We had a network activated plugin throwing a notification across all our site dashboards. We did not wish for this to happen any longer. So this was added to a network activated plugin. The first part enqueues a css script for the dashboard. The CSS makes the message hidden. The css targets a particular element that’s something like what you see below. I wondered if css could target things based on data attribute values and it can.
Normally we finish our projects in anywhere from a few hours to a few weeks. Digital Histology has been the exception to that rule. I can see a reference to the site going back to Nov. of 2016! That doesn’t mean we’ve worked on this site continuously for years. The gaps have been frequent and long. OER grants have been written and won. Presentations have been made. Work has ebbed and flowed as the massive amount of content has been entered. There are more than 1500 pages1 and over 5GBs of images. It’s a large site. A ton of work has gone into its construction, new goals have developed, and just about all of it is a little strange. 2 I figured I’d better document some of this before I forgot all of it. The History I don’t recall all the details but essentially long ago in a Macromedia Authorware galaxy far, far away a digital histology program was constructed. Time passed. Acorns grew into trees. WINE was now required to launch the digital histology program. The screen was a tiny 752×613. It only ran on desktops. Updating it was nearly impossible. Things were not good. After much wandering we found one another and endeavored to put this work online for the betterment of humankind. Having a previous project did […]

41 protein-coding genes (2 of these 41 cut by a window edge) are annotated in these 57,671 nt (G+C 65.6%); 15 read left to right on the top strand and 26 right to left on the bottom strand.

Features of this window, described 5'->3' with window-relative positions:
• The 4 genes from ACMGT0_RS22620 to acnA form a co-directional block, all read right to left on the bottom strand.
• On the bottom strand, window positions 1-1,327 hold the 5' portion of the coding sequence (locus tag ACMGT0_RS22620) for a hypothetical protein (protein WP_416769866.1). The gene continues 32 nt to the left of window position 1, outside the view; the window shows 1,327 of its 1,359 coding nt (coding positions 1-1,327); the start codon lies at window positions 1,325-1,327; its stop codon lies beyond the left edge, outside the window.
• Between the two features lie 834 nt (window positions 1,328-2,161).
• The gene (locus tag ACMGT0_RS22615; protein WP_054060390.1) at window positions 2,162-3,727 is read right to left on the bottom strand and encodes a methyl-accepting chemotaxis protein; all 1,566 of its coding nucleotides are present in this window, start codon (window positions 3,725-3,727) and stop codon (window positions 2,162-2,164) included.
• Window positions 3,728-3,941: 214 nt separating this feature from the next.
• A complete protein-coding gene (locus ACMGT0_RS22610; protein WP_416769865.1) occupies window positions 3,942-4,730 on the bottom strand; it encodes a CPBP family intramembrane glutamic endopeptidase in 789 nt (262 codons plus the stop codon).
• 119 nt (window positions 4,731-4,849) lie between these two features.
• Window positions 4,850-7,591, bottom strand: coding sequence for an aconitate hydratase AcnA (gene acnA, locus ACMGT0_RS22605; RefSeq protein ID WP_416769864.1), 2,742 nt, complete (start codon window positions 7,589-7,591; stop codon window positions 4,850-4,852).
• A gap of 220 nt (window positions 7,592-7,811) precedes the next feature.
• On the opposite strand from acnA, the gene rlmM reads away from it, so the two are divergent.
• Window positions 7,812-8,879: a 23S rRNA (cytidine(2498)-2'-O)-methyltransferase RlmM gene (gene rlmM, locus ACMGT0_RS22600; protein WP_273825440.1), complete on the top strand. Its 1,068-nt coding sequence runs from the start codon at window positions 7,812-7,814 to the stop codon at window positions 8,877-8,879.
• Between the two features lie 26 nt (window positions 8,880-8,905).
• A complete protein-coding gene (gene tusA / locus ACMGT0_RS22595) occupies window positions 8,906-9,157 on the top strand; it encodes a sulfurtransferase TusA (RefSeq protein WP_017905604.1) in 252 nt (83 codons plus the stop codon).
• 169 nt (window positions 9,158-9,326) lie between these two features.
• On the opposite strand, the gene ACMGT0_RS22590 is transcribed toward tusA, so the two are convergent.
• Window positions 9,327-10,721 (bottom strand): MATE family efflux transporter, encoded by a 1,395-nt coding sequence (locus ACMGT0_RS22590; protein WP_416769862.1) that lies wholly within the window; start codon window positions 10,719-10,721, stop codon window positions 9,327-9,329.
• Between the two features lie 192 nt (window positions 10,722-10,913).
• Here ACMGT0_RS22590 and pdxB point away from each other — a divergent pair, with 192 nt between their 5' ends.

Voice Thread’s embed code should like what you see below. For non-super admins who have iframe embed rights we were getting this instead (once the post had updated and been cleansed by our friend kses). It still mostly worked but we needed to tweak things to let in those additional variables (allowusermedia allowfullscreen allow). You can see pieces we needed to add to the iframe array in the comments below.
Gravity Forms lets you set up user registration via an additional plugin but it require some setup. It’s not hard to run into a scenario where you though people were getting registered but they were not. Not a big deal if it’s a handful of people but not pleasant if it’s more than that. I wrote this little plugin the other night to deal with a scenario like this. The comments below explain most of the important bits. It will require you to know what your form ID is, the form field IDs, and the blog ID of the site you want to add the users to. I trigger the function by attaching it to a shortcode and sticking that shortcode in a post or page. I’m not sure that’s the best idea but it seems to work fine.
Ran into an interesting bug today on the Motherblog plugin. Despite being in use for a number of years this is the first time we’ve run into this particular issue. It seemed that if a student was using their blog for two different courses and the two courses used identical subcategories for assignments the subcategories would not be created on the student blog. So if class A did something like [altlab-motherblog category=”ClassA” sub_categories=”Blog 1, Blog 2, Blog 3″] And class B did [altlab-motherblog category=”ClassB” sub_categories=”Blog 1, Blog 2, Blog 3″] Then whichever one went first would work fine but the second one would only duplicate the parent category. This plugin was written by Mark Luetke who’s been gone for a long time now. It’s often not easy to debug my own work and it’s harder to parse out someone else’s work. After a bit of scanning I did find the following function. Note that it’s named something sensible which made it much easier to find. The key component ended up being the catch that looks for duplicates. There’s no way I saw to modify this to check for the parent ID first. The plugin just asks if the term exists and then if it doesn’t — !$the_sub_category — it makes the subcategory. Our problem was that the term did exist […]
You’ve got a scenario where someone is signing up to multisite via Gravity Forms’ user registration plugin. The following function will automatically add them to as many additional sites as you’d like.